We need such new models more than ever.  In his FT article Gapper references Michael Lewis’s book, The Undoing Project, which describes the work of the psychologists Daniel Kahneman and Amos Tversky, and in particular their studies of what they called ‘low validity environments’ – domains of human activity prone to uncertainty and unpredictability’, just the fields one might think where machines might have difficulty and where human judgment and intuition would predominate.  Not so.  In one study the prediction of cancerous tissue by radiologists from the evidence in x-rays, for instance, was outdone by simple algorithms.  Does this mean that radiologists can be replaced by robots?  That’s the wrong conclusion: some professional tasks can be performed by algorithm more successfully than by humans in all professions, but not all.  Too often we stop at that point to observe the rise of the machine – ‘[Kahneman and Tversky] showed clearly half a century ago that would happen, and now it has’, as Gapper says of the Standard Life merger.

The dominance of the robot algorithm is not the only conclusion we can reach of these types of study, though.  Expertise is a highly complex collection of skills and knowledge, and even in their own fields experts such as radiologists are more expert in some practices and domains than in others, sometimes just by the nature of what they do and how often they do it.  The reasons why radiologists’ judgments were wrong were complex, and not least in that complexity was the nature of their profession and the extent to which they received feedback upon their decisions.  Kahneman puts it well:

Among medical specialties, anesthesiologists benefit from good feedback, because the effects of their actions are likely to be quickly evident.  In contrast, radiologists obtain little information about the accuracy of the diagnoses they make and about the pathologies they fail to detect.  Anesthesiologists are therefore in a better position to develop useful intuitive skills.  If an anesthesiologist says, “I have a feeling something is wrong,” everyone in the operating room should be prepared for an emergency.[5]

So in legal education, let’s bury the tired notion that we’re teaching students how to think like lawyers and ask instead how are we helping them to learn how to decide and judge, how are we helping them to shape and live their lives?  And does our education put them in the position of being radiologists or anaesthetists?  There lies our expertise.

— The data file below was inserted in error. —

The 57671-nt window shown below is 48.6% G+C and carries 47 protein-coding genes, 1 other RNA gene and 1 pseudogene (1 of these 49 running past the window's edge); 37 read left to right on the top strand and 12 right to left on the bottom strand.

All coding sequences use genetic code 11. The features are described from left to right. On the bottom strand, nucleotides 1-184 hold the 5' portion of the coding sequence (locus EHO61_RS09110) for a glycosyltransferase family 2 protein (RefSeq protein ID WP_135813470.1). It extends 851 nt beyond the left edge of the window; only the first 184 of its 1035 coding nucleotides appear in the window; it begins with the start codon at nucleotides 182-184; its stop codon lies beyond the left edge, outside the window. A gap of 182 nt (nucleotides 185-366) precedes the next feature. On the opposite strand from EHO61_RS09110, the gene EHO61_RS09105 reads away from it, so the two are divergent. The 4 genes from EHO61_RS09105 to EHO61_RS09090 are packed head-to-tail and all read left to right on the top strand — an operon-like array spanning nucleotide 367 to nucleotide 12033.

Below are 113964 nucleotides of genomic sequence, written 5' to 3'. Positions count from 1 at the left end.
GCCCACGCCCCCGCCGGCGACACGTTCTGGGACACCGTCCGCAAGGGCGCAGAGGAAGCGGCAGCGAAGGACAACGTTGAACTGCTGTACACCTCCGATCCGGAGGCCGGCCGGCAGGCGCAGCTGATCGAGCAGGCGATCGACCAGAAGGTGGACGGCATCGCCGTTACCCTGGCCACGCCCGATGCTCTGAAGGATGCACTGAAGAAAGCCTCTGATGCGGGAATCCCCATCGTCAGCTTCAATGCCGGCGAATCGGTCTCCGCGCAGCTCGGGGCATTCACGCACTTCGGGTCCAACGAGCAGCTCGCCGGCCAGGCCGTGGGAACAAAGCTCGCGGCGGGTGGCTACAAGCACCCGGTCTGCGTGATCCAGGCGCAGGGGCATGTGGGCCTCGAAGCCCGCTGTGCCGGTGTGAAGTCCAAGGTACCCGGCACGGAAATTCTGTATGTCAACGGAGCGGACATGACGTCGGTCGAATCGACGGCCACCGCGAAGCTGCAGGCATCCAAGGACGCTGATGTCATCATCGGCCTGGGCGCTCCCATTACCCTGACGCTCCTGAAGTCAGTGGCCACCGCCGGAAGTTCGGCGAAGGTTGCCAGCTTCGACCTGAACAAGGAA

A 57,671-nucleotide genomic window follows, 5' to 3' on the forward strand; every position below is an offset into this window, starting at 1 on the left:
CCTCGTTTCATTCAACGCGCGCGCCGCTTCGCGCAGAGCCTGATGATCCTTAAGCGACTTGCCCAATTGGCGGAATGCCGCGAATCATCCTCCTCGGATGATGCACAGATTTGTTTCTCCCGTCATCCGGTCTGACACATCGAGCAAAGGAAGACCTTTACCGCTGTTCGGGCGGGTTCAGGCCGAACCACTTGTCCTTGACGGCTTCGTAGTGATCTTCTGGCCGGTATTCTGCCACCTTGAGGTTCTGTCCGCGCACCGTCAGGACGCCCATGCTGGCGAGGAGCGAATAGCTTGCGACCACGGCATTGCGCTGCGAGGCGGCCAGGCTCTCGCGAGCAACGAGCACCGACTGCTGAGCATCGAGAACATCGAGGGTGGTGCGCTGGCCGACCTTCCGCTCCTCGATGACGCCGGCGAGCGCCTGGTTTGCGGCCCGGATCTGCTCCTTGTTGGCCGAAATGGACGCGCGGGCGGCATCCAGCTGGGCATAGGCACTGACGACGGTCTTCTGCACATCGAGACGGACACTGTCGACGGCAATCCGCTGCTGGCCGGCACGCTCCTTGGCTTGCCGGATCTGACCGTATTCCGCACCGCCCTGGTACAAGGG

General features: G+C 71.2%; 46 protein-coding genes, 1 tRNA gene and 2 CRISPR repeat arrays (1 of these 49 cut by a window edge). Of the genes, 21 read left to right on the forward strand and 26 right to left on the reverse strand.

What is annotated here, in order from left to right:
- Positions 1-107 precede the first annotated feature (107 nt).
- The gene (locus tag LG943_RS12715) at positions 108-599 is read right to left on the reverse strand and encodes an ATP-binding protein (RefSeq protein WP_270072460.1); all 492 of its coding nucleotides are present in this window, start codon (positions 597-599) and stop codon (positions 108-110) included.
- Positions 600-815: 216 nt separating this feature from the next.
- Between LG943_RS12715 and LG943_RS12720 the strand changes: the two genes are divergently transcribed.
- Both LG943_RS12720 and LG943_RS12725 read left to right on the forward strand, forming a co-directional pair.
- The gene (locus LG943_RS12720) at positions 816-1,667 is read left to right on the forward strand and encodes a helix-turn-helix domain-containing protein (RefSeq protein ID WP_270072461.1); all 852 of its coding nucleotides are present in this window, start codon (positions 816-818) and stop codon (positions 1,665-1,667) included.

Amongst many themes, that was one that was raised consistently in the papers presented at the Centre for Legal Education conference, and in the many interesting discussions that arose from them.  What was memorable about the event, apart from the lovely sense of collegiality, was the collective feeling that we were engage in exploring educational innovations that challenged us to think hard about our educational practices, to rethink them, to do and undo in the most creative sense what we did with our students.  The liveblog postings that Pamela and I put up here and on the CLE blog catch just some of the ideas and practices we experienced.  My thanks to the centre director Jane Ching and all her team for a great conference.  If you happened to miss it, see you there next time…

  1. [1]John Gapper, Technology outsmarts the human investor’, Financial Times, 9 March 2017, p.11
  2. [2]See eg Shulman, L.S., Elstein, A.S. (1975).  Studies of problem solving, judgment, and decision making: implications for educational research.  Review of Research in Education, 3, 1, 3-42.
  3. [3]Cassirer, E. (1946).  Language and Myth.  Translated by Susanne K. Langer, New York, Dover Publications, Inc.
  4. [4]Katz, D.M. (2014).  The MIT School of Law?  A perspective on legal education in the 21st century.  University of Illinois Law Review, 5, 101-42.
  5. [5]Kahneman, D. (2011).  Thinking, Fast and Slow.  London, Allen Lane, 242.

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CLE conference, day 2, session 6

by Paul Maharg on 17/06/2017

Emily Allbon and Morris Pamplin, from City Law School now, on ‘Lagton Legal: Creating a transmedia story world for the LLB Legal Practice’.  This LLB is a fully-online supported distance learning programme, developed with CILEx for legal executives and others.  The students are returners to education, working while studying, with family and other commitments.  How to engage them and keep them enthused?

Emily’s prior projects involved building communities in Lawbore and LearnMore.  She now is working on Transmedia, with a screen writer – a new media-rich project.  Emily pointed out the links to SIMPLE and Ardcalloch (thanks for the name-check!), and other literature.  Morris described CityScape, and the fictional town of Millcaster, used on the undergraduate Business & Management programmes.  They demonstrated Lagton Legal and asked us to think about the genre used, legal issues involved and the effect of the medium and genre, issuing popcorn for the experience…  Nice touch.

Why transmedia and not multimedia?  Because the narratives are carried across media.  Emily gave us a sense of the problems in developing the resources, but nevertheless it seemed like a remarkable project, and one with a huge future.  I blogged about a prior presentation on the topic at BILETA.